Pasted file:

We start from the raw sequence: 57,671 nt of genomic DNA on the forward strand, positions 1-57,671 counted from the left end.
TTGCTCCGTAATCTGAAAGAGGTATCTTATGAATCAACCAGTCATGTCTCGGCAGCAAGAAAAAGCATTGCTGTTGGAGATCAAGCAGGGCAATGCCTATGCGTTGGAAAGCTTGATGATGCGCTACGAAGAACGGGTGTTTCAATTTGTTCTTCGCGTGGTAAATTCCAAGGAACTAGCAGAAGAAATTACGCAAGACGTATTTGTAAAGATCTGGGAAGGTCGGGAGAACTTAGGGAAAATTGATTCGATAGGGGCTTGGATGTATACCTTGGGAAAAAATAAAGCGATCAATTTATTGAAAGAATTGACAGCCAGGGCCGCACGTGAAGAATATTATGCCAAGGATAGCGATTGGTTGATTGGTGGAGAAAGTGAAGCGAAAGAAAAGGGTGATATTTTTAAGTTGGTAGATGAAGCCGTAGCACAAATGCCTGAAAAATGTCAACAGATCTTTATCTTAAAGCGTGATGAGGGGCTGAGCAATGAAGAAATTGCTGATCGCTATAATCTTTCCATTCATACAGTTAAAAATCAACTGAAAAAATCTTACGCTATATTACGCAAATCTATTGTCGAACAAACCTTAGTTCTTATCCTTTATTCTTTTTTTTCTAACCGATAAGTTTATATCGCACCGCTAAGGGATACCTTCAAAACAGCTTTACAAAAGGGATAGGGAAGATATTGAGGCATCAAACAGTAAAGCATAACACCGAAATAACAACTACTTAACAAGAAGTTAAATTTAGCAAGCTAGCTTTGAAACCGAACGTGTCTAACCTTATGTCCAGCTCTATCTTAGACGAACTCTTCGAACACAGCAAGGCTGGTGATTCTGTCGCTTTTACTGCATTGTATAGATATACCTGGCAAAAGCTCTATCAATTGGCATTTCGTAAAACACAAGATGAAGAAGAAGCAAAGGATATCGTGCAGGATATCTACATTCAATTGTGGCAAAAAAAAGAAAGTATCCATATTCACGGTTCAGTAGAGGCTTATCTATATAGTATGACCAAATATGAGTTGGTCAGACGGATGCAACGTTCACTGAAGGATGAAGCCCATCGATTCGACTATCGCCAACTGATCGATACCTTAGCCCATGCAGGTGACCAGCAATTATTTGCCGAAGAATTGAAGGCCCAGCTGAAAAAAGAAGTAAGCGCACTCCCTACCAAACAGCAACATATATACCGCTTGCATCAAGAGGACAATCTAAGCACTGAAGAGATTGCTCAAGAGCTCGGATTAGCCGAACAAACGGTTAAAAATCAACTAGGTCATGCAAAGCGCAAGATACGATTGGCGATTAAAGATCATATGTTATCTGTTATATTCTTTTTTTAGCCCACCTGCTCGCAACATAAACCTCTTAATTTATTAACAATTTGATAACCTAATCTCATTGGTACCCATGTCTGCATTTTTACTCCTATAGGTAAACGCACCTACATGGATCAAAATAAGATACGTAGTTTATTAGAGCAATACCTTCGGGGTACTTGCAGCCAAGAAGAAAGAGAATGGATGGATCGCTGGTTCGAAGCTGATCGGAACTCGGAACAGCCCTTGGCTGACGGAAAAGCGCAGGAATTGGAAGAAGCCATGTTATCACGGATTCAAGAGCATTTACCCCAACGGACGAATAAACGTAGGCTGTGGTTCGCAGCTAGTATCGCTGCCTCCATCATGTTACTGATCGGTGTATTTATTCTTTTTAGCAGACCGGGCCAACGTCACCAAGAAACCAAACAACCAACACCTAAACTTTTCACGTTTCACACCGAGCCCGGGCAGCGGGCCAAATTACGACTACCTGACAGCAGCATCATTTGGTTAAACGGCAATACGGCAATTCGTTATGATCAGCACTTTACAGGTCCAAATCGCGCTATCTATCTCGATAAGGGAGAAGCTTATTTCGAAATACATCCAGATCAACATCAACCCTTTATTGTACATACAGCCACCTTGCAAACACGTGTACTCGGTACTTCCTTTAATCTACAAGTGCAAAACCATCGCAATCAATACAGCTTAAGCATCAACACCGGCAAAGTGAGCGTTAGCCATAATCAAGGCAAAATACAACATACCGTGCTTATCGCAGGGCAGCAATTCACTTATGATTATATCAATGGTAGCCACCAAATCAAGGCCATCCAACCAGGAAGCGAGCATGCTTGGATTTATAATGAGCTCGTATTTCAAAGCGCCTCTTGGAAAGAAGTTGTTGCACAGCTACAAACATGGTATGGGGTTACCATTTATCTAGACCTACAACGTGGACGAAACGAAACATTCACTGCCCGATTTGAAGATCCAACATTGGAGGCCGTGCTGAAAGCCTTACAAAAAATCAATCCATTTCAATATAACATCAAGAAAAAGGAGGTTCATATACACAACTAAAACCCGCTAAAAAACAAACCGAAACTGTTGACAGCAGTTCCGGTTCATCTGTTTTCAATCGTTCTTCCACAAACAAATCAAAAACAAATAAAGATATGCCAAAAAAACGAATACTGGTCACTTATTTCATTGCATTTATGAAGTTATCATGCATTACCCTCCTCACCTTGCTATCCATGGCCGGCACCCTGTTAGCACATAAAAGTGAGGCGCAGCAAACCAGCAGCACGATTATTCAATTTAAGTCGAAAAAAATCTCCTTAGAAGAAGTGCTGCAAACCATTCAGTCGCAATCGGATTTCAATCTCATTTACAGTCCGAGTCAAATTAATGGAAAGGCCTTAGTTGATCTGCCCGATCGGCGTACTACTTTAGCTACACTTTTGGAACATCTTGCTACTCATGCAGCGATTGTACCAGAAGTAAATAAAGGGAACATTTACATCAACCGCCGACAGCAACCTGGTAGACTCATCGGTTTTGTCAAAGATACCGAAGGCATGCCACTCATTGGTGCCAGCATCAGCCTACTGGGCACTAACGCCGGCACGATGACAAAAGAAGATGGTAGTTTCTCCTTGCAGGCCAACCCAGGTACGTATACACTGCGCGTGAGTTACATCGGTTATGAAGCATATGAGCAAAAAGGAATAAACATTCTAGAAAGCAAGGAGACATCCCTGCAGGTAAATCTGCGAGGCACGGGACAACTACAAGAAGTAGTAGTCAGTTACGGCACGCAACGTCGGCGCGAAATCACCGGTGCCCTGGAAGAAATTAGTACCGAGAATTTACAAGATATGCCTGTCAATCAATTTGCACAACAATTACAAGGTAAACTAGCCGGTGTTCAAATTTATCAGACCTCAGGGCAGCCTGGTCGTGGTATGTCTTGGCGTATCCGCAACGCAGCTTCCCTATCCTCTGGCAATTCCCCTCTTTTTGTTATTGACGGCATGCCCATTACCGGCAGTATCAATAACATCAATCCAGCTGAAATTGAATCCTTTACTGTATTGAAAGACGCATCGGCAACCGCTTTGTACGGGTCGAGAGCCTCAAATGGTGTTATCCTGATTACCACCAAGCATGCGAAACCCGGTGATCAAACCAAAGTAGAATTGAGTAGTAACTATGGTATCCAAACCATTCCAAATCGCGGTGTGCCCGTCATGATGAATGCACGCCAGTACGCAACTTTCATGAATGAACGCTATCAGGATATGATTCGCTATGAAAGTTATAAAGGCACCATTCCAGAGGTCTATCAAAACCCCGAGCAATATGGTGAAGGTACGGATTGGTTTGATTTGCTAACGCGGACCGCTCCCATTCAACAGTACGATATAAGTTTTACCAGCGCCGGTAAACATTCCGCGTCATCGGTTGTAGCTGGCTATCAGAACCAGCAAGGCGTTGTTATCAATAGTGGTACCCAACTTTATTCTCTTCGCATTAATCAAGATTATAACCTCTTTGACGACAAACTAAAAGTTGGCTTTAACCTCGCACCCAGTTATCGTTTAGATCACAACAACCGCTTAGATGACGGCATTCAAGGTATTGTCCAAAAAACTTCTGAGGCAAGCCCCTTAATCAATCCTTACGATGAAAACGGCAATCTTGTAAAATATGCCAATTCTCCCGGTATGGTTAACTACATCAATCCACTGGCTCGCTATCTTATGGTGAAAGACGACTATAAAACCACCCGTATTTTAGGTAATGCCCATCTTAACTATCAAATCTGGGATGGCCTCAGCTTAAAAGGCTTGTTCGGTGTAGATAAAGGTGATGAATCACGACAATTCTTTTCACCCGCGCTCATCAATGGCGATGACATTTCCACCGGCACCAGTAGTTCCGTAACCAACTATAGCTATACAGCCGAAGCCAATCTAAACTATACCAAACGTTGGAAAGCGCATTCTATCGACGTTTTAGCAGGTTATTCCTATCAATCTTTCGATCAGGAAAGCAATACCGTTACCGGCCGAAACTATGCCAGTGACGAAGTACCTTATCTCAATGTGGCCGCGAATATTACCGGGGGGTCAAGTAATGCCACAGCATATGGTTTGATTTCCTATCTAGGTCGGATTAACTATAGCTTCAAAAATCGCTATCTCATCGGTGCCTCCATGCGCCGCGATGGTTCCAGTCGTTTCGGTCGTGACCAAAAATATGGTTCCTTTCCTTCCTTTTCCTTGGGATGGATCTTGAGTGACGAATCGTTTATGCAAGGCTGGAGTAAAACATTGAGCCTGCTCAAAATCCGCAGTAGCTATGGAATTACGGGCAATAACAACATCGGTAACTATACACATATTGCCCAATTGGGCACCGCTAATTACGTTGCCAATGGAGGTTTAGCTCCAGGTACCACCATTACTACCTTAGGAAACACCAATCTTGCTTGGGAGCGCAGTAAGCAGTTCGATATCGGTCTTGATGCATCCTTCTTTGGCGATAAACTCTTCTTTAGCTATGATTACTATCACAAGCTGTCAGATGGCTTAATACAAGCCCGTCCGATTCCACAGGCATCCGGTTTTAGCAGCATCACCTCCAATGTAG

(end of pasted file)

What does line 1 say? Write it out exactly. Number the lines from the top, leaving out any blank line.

We start from the raw sequence: 57,671 nt of genomic DNA on the forward strand, positions 1-57,671 counted from the left end.